Angels Trumpet Ale House -- Aimed at Beer Geeks -- to Open in August

Keep New Times Free
I Support
  • Local
  • Community
  • Journalism
  • logo

Support the independent voice of Phoenix and help keep the future of New Times free.

See also: Ten Favorite Metro Phoenix Craft Beer Bars Mat and Sharry Englehorn know and love craft beer, and in their travels through California, Oregon, Washington, and Colorado (where they've hoisted their fair share in the name of research), they concluded one thing: Phoenix doesn't have nearly enough places to enjoy it.

So they're leaving their old jobs behind (Mat's been in real estate, Sharry in property management) to open Angels Trumpet Ale House at 810 North Second Street in downtown Phoenix sometime between mid- to late August.

But it won't be beer business as usual for this suds-centric couple, who plans to offer 31 frequently rotated craft brews and take the ale house to the next level.

Located across the street from FilmBar, the '70s-era slump block building the two are renovating is family-owned (Mat most recently used it as his office), and in its new life, an impressive chunk of it will be devoted to a huge cooler.

Apparently, when it comes to coolers, size matters. The Englehorn's Big Bertha is located directly behind the bar, which means beer may be tapped using the direct-draw method. In other words, each beer maintains its freshness and tastes just as it was brewed to taste, because it has been drawn directly from the keg -- not sitting in the line for hours or even days.

Having a gigantic cooler also will allow the Englehorns to store beer casks (two of them, to be exact). If you're a beer geek, you already know that cask beer, which is unfiltered and unpasteurized, is served from the cask without any additional CO2 added.

Many beer experts maintain that the filtering and pasteurizing process removes or damages some of the best flavors and aromas of the original beer. Cask beer continues to mature, creating fresh, complex flavors and natural CO2. The Englehorns, who love the creamy mouthfeel of cask beer, will be consulting local breweries who occasionally produce cask beer (SunUp, Sonoran, Papago, and Four Peaks have all brewed them at one point or another) to determine how long each cask beer may be allowed to mature for optimum flavor.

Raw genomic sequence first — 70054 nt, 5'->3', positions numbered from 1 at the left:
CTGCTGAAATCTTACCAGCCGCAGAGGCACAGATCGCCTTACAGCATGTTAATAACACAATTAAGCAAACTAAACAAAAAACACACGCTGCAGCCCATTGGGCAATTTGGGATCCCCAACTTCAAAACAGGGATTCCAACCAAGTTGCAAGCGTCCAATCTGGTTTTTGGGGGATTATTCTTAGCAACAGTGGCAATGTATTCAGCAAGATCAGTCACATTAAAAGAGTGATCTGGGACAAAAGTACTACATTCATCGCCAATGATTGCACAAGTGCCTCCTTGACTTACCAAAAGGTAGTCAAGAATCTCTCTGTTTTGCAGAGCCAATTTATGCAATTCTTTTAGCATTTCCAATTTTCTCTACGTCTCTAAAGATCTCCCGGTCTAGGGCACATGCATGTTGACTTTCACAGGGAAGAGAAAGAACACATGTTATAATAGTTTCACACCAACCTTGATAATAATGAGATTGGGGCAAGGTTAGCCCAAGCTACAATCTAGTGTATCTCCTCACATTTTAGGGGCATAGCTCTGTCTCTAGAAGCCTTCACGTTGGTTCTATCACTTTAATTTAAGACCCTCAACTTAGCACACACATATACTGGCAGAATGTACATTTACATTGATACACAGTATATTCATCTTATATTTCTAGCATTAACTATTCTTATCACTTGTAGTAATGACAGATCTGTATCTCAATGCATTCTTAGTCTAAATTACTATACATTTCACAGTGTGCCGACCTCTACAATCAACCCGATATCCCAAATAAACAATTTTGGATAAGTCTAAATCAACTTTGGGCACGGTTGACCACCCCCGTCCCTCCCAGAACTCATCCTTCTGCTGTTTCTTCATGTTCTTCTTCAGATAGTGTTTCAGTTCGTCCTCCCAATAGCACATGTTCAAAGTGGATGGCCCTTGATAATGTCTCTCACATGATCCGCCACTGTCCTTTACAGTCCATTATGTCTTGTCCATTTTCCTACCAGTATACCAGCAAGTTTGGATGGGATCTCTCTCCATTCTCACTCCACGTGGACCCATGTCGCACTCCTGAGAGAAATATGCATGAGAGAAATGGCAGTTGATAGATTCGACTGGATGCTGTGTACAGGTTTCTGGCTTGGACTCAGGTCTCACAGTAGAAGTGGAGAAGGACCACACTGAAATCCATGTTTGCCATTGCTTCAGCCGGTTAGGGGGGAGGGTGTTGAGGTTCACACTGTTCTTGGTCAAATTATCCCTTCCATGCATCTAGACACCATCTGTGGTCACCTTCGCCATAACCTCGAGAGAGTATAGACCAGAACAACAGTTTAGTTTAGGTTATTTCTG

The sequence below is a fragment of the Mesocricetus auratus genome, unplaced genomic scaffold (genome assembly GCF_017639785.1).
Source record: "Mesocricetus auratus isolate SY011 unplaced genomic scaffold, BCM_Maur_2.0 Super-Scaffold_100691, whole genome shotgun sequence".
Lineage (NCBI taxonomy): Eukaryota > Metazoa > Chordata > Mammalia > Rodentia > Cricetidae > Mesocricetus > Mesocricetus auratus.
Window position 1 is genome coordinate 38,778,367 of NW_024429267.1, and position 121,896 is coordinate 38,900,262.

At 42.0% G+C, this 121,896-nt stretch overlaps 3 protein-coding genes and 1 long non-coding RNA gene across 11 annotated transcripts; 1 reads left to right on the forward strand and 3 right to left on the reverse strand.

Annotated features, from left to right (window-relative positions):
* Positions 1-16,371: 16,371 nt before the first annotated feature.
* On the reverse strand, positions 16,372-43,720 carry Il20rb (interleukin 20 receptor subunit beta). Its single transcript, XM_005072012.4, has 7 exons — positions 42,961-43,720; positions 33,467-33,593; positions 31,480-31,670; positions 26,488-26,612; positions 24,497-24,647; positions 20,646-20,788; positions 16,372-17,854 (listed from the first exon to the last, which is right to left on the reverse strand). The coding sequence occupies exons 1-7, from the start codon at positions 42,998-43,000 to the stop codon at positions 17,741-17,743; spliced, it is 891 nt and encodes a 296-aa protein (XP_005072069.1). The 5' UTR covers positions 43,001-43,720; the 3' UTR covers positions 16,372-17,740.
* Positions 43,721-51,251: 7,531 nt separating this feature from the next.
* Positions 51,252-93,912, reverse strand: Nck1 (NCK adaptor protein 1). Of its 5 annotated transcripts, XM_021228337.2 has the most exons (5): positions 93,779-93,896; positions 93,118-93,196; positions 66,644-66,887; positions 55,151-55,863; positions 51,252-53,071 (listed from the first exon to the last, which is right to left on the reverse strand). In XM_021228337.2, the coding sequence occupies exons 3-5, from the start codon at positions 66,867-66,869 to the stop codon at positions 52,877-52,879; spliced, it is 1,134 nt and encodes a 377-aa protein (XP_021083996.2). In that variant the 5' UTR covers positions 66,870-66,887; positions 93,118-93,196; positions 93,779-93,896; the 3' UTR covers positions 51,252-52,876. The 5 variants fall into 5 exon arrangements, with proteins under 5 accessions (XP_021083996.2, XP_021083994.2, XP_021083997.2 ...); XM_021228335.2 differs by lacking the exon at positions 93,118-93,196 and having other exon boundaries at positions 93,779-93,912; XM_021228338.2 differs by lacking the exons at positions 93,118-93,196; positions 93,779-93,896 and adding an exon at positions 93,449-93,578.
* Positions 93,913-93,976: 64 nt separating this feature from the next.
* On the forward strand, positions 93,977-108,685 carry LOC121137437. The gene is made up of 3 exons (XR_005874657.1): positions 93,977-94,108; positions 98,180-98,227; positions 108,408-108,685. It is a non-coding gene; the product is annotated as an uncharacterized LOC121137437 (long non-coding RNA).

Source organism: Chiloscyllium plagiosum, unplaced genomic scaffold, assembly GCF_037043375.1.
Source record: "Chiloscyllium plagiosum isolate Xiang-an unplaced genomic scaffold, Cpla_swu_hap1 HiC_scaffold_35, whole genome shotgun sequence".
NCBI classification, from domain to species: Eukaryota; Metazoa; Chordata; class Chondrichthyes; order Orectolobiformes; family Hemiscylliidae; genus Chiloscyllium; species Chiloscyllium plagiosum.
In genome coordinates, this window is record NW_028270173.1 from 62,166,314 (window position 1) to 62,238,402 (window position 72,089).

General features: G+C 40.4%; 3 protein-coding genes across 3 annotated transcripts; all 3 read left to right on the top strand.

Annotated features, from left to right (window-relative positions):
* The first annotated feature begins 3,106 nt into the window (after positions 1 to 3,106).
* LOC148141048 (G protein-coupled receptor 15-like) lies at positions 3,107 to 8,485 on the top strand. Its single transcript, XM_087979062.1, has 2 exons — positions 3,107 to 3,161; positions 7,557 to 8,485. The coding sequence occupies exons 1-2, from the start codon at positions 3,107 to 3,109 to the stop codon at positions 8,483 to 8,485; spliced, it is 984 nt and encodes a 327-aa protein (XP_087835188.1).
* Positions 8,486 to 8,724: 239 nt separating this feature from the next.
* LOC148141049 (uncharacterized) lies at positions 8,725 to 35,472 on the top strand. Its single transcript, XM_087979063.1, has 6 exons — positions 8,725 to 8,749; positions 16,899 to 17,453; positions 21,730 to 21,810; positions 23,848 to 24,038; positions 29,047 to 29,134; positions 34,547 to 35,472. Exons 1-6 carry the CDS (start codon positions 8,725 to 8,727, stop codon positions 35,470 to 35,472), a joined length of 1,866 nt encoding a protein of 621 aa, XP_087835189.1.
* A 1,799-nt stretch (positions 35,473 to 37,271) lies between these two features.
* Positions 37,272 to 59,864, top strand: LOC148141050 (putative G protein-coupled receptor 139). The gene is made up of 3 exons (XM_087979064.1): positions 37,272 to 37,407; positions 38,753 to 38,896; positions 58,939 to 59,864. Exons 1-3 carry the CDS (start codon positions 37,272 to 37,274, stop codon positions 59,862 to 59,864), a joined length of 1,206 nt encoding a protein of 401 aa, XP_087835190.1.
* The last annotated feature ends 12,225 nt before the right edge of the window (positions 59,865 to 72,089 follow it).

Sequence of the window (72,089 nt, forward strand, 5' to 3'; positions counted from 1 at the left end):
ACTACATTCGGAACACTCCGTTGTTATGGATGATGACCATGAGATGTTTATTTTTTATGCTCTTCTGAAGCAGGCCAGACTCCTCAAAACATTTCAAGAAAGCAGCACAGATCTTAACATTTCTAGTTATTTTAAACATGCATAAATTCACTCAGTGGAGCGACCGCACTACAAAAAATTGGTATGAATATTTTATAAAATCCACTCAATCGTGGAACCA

The Englehorns also will offer beer flights and six draft wines (three white, three red). Down the line, they'll be planning beer-pairing dinners and casual beer classes, bringing in local experts from breweries and beer distributorships.

Because the Englehorns have just recently hired two young (and as yet, undisclosed) chefs, they can't be very specific about the menu except to say they'll be offering appetizers, salads, sandwiches, pizzas, and burgers, as well as daily and seasonal specials. They also plan to make use of wild game and to source local ingredients.

Meanwhile, the space promises to be ideal for hanging out and drinking beer -- sporting loads of windows and skylights, a polished concrete-topped bar and a 3,000-square-foot patio (eventually tree-shaded), furnished with couches and chairs, small tables and picnic tables (the latter to emulate European beer gardens).

And if you're wondering about the ale house's unusual name, "Englehorn" means "angel's trumpet" in German.

Follow Angels Trumpet Ale House's progress on its Facebook page.

Follow Chow Bella on Facebook, Twitter, and Pinterest.

Keep Phoenix New Times Free... Since we started Phoenix New Times, it has been defined as the free, independent voice of Phoenix, and we would like to keep it that way. Offering our readers free access to incisive coverage of local news, food and culture. Producing stories on everything from political scandals to the hottest new bands, with gutsy reporting, stylish writing, and staffers who've won everything from the Society of Professional Journalists' Sigma Delta Chi feature-writing award to the Casey Medal for Meritorious Journalism. But with local journalism's existence under siege and advertising revenue setbacks having a larger impact, it is important now more than ever for us to rally support behind funding our local journalism. You can help by participating in our "I Support" membership program, allowing us to keep covering Phoenix with no paywalls.

We use cookies to collect and analyze information on site performance and usage, and to enhance and customize content and advertisements. By clicking 'X' or continuing to use the site, you agree to allow cookies to be placed. To find out more, visit our cookies policy and our privacy policy.


Join the New Times community and help support independent local journalism in Phoenix.


Join the New Times community and help support independent local journalism in Phoenix.